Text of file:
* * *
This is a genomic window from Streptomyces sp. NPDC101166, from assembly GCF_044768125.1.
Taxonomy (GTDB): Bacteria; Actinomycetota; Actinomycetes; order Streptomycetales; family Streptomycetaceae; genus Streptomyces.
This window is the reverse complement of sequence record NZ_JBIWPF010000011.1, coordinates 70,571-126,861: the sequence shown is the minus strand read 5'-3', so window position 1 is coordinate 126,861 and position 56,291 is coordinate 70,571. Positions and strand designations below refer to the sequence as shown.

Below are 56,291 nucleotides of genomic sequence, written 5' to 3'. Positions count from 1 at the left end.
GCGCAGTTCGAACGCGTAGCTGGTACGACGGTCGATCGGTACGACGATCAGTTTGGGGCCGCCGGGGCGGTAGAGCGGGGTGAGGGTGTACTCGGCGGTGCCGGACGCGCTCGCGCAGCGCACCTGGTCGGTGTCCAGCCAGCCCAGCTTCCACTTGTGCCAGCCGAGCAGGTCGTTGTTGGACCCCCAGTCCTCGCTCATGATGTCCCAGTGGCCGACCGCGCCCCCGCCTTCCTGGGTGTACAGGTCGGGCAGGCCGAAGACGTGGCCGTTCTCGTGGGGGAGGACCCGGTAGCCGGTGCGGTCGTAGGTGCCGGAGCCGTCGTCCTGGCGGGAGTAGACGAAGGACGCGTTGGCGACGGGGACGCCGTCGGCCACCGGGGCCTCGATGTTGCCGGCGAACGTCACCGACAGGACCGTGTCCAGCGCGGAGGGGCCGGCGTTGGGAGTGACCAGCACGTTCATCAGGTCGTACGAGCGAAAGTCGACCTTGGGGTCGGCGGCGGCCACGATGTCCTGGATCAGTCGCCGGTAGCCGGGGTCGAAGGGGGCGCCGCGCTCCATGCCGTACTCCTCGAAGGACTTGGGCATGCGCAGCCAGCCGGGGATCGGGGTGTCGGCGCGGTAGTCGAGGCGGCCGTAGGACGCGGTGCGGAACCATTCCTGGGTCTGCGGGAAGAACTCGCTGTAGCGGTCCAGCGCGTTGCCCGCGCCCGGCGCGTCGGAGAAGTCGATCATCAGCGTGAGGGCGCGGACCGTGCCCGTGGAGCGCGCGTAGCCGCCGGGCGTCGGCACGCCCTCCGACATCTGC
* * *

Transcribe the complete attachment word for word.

This is a genomic window from Streptomyces sp. NPDC101166, from assembly GCF_044768125.1.
Taxonomy (GTDB): Bacteria; Actinomycetota; Actinomycetes; order Streptomycetales; family Streptomycetaceae; genus Streptomyces.
This window is the reverse complement of sequence record NZ_JBIWPF010000011.1, coordinates 70,571-126,861: the sequence shown is the minus strand read 5'-3', so window position 1 is coordinate 126,861 and position 56,291 is coordinate 70,571. Positions and strand designations below refer to the sequence as shown.

Below are 56,291 nucleotides of genomic sequence, written 5' to 3'. Positions count from 1 at the left end.
GCGCAGTTCGAACGCGTAGCTGGTACGACGGTCGATCGGTACGACGATCAGTTTGGGGCCGCCGGGGCGGTAGAGCGGGGTGAGGGTGTACTCGGCGGTGCCGGACGCGCTCGCGCAGCGCACCTGGTCGGTGTCCAGCCAGCCCAGCTTCCACTTGTGCCAGCCGAGCAGGTCGTTGTTGGACCCCCAGTCCTCGCTCATGATGTCCCAGTGGCCGACCGCGCCCCCGCCTTCCTGGGTGTACAGGTCGGGCAGGCCGAAGACGTGGCCGTTCTCGTGGGGGAGGACCCGGTAGCCGGTGCGGTCGTAGGTGCCGGAGCCGTCGTCCTGGCGGGAGTAGACGAAGGACGCGTTGGCGACGGGGACGCCGTCGGCCACCGGGGCCTCGATGTTGCCGGCGAACGTCACCGACAGGACCGTGTCCAGCGCGGAGGGGCCGGCGTTGGGAGTGACCAGCACGTTCATCAGGTCGTACGAGCGAAAGTCGACCTTGGGGTCGGCGGCGGCCACGATGTCCTGGATCAGTCGCCGGTAGCCGGGGTCGAAGGGGGCGCCGCGCTCCATGCCGTACTCCTCGAAGGACTTGGGCATGCGCAGCCAGCCGGGGATCGGGGTGTCGGCGCGGTAGTCGAGGCGGCCGTAGGACGCGGTGCGGAACCATTCCTGGGTCTGCGGGAAGAACTCGCTGTAGCGGTCCAGCGCGTTGCCCGCGCCCGGCGCGTCGGAGAAGTCGATCATCAGCGTGAGGGCGCGGACCGTGCCCGTGGAGCGCGCGTAGCCGCCGGGCGTCGGCACGCCCTCCGACATCTGC